Wear a face covering at all times when you are inside the salon. Ideally, the salon will stagger appointments to limit how many people are in the facility at the same time. You might ask about the salon's disinfecting practices. Is the staff regularly wiping down high-touch surfaces? Are chairs and headrests disinfected after they are used? Is the staff wearing cloth face coverings and regularly washing their hands? Are they wearing single-use gloves for nail and facial work? Also, look for touchless payment options.
Before going to get your groceries, consider visiting the chain's website to check on the precautions being taken. For smaller businesses, call the store.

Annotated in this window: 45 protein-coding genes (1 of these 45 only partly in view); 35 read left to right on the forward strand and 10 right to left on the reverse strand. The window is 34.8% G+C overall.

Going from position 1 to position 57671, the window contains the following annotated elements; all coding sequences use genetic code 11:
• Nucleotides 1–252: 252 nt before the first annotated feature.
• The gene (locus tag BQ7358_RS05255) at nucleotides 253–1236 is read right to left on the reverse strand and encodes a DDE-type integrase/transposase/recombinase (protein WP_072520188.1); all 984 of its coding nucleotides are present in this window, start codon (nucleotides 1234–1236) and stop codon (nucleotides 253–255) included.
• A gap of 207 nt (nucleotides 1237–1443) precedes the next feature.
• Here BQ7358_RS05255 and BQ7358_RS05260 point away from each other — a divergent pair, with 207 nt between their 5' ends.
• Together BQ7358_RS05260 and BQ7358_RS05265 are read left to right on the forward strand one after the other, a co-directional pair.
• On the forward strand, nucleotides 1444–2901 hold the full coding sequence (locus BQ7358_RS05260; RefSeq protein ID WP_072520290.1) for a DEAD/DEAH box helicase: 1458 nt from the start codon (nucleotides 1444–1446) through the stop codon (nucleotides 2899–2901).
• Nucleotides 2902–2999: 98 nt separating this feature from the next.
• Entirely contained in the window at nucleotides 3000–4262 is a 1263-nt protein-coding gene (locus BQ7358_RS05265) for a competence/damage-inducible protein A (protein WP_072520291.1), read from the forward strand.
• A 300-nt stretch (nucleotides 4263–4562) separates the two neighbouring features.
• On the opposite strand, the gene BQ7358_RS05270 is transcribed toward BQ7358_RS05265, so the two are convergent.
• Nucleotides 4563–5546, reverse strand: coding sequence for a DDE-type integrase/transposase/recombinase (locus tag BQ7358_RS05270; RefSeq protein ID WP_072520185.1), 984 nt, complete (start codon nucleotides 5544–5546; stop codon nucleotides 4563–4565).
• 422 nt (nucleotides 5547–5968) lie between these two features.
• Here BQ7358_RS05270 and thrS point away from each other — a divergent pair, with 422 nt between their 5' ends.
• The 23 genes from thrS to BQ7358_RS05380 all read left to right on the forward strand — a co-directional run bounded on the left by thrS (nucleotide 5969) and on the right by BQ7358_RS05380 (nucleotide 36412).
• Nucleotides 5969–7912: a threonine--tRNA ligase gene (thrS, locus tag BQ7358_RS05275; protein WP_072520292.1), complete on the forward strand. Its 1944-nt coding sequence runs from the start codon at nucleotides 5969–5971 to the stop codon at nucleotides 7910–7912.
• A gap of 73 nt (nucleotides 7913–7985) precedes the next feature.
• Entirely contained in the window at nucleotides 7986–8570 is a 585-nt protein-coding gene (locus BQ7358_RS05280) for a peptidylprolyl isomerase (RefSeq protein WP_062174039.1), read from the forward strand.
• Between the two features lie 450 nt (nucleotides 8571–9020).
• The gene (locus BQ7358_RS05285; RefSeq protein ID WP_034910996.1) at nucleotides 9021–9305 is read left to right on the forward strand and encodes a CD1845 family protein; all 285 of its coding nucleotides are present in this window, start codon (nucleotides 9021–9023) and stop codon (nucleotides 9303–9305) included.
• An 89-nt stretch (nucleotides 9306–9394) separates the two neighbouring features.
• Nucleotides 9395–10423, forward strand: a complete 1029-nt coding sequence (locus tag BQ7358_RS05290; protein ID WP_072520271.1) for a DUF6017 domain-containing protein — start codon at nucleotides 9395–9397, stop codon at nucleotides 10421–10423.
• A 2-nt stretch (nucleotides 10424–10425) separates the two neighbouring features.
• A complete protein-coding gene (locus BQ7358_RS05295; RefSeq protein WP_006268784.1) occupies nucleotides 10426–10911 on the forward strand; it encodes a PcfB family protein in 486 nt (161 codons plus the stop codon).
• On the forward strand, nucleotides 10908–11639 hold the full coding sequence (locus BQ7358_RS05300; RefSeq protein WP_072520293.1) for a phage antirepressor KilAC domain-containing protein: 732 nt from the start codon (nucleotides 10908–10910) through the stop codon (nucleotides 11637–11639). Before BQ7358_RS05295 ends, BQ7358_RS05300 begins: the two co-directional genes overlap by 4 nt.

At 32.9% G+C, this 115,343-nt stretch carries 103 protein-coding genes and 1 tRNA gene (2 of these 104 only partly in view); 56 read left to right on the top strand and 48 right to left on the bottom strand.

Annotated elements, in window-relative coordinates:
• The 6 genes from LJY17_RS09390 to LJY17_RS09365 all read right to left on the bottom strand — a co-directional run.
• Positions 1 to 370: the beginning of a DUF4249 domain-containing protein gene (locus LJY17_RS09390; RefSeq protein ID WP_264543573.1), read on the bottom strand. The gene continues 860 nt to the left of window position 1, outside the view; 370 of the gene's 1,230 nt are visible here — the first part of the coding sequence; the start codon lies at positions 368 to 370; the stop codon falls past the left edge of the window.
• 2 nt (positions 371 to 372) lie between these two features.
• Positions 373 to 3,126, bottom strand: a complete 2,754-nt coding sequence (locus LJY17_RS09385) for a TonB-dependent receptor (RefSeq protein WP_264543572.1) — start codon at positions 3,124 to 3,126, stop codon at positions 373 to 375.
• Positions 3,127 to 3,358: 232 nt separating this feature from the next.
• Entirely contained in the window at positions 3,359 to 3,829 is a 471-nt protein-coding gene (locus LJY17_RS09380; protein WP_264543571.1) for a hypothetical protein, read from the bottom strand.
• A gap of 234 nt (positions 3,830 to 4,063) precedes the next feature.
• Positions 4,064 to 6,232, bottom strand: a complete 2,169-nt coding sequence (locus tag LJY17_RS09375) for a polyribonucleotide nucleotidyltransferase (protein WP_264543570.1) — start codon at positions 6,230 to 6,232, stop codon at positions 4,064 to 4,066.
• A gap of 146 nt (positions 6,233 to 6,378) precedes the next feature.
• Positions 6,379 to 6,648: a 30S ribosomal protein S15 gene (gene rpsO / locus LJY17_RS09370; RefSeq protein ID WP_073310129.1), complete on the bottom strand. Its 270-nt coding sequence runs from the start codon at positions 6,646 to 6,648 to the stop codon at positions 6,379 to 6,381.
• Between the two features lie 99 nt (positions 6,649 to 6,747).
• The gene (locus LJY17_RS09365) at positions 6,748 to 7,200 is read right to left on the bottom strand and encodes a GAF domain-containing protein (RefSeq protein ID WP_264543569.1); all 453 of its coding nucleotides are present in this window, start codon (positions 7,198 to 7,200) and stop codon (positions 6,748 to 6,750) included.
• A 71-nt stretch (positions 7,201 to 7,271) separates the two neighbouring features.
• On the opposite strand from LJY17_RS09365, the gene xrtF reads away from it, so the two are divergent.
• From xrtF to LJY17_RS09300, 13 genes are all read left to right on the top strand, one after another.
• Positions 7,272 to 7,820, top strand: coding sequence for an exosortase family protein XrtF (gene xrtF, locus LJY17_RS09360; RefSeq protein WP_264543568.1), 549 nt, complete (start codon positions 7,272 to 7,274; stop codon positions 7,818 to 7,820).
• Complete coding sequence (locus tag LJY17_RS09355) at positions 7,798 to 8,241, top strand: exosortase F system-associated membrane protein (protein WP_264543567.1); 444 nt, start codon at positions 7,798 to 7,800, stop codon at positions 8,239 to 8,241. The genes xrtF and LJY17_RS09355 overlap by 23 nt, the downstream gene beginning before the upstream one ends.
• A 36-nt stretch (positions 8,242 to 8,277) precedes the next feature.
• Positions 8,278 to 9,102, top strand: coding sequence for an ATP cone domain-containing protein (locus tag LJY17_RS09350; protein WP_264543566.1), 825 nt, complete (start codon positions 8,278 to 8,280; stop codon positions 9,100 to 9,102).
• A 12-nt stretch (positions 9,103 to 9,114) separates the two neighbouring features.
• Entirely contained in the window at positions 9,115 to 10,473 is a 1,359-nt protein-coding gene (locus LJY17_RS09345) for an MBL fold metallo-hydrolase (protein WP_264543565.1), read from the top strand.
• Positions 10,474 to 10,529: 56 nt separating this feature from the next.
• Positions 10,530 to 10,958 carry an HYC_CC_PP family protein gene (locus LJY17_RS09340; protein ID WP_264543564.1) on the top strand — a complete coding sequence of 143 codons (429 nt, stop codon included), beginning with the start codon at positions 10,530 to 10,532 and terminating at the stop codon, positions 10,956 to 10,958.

To make social distancing easy, visit the grocery store early in the morning or late at night, when the store might be less crowded. If you're at higher risk of serious illness, find out if the store has special hours for people in your situation and shop during these times. You might also consider ordering your groceries online for home delivery or curbside pickup.
At the store, disinfect the handle of the shopping cart or basket. Stay at least 6 feet (2 meters) away from others while shopping and in lines. If possible, pay without touching money or a keypad or use hand sanitizer after paying. Also, apply hand sanitizer after you leave the store. When you get home, wash your hands.
During visits to the bank, use the ATM, if possible. Clean the ATM keyboard with a disinfecting wipe before using it. When you are done, apply hand sanitizer. Wash your hands when you get home.